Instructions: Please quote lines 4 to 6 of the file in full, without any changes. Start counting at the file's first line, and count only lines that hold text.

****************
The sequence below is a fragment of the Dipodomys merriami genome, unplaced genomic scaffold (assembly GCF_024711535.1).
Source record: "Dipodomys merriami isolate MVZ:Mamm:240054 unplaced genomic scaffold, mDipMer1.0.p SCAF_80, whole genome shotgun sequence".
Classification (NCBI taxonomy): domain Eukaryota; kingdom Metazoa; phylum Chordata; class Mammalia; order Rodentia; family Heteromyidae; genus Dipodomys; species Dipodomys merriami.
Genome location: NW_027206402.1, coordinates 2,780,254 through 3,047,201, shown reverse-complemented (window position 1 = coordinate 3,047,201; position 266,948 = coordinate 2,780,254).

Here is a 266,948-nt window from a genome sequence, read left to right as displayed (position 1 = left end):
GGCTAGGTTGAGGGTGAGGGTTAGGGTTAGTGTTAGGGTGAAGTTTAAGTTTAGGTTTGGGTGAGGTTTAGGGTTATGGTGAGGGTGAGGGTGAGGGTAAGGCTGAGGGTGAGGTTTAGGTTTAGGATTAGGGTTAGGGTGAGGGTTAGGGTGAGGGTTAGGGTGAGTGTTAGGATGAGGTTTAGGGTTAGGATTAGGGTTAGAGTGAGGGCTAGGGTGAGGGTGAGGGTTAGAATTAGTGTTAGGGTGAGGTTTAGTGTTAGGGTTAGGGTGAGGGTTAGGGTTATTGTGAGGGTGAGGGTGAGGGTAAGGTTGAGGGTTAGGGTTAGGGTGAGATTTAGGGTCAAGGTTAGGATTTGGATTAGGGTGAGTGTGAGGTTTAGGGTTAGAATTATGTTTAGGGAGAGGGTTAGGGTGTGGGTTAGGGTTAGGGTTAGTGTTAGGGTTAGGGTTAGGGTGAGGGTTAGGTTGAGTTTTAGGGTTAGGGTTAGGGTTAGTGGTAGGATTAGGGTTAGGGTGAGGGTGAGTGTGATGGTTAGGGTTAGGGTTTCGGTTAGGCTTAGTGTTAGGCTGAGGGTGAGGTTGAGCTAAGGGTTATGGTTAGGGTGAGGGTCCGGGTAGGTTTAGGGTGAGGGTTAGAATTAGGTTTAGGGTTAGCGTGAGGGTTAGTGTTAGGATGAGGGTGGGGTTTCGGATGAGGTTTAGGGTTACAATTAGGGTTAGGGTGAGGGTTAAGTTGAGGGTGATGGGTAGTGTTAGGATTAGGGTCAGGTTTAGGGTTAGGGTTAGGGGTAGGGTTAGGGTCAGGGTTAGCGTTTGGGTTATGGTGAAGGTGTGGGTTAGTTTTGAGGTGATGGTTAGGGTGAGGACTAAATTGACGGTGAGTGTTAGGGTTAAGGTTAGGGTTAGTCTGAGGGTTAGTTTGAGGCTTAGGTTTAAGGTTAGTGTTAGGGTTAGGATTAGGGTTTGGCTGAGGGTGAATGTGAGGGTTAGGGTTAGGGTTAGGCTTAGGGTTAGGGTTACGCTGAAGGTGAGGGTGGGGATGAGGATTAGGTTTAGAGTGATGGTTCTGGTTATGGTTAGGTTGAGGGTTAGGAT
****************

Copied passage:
Genome location: NW_027206402.1, coordinates 2,780,254 through 3,047,201, shown reverse-complemented (window position 1 = coordinate 3,047,201; position 266,948 = coordinate 2,780,254).

Here is a 266,948-nt window from a genome sequence, read left to right as displayed (position 1 = left end):
GGCTAGGTTGAGGGTGAGGGTTAGGGTTAGTGTTAGGGTGAAGTTTAAGTTTAGGTTTGGGTGAGGTTTAGGGTTATGGTGAGGGTGAGGGTGAGGGTAAGGCTGAGGGTGAGGTTTAGGTTTAGGATTAGGGTTAGGGTGAGGGTTAGGGTGAGGGTTAGGGTGAGTGTTAGGATGAGGTTTAGGGTTAGGATTAGGGTTAGAGTGAGGGCTAGGGTGAGGGTGAGGGTTAGAATTAGTGTTAGGGTGAGGTTTAGTGTTAGGGTTAGGGTGAGGGTTAGGGTTATTGTGAGGGTGAGGGTGAGGGTAAGGTTGAGGGTTAGGGTTAGGGTGAGATTTAGGGTCAAGGTTAGGATTTGGATTAGGGTGAGTGTGAGGTTTAGGGTTAGAATTATGTTTAGGGAGAGGGTTAGGGTGTGGGTTAGGGTTAGGGTTAGTGTTAGGGTTAGGGTTAGGGTGAGGGTTAGGTTGAGTTTTAGGGTTAGGGTTAGGGTTAGTGGTAGGATTAGGGTTAGGGTGAGGGTGAGTGTGATGGTTAGGGTTAGGGTTTCGGTTAGGCTTAGTGTTAGGCTGAGGGTGAGGTTGAGCTAAGGGTTATGGTTAGGGTGAGGGTCCGGGTAGGTTTAGGGTGAGGGTTAGAATTAGGTTTAGGGTTAGCGTGAGGGTTAGTGTTAGGATGAGGGTGGGGTTTCGGATGAGGTTTAGGGTTACAATTAGGGTTAGGGTGAGGGTTAAGTTGAGGGTGATGGGTAGTGTTAGGATTAGGGTCAGGTTTAGGGTTAGGGTTAGGGGTAGGGTTAGGGTCAGGGTTAGCGTTTGGGTTATGGTGAAGGTGTGGGTTAGTTTTGAGGTGATGGTTAGGGTGAGGACTAAATTGACGGTGAGTGTTAGGGTTAAGGTTAGGGTTAGTCTGAGGGTTAGTTTGAGGCTTAGGTTTAAGGTTAGTGTTAGGGTTAGGATTAGGGTTTGGCTGAGGGTGAATGTGAGGGTTAGGGTTAGGGTTAGGCTTAGGGTTAGGGTTACGCTGAAGGTGAGGGTGGGGATGAGGATTAGGTTTAGAGTGATGGTTCTGGTTATGGTTAGGTTGAGGGTTAGGAT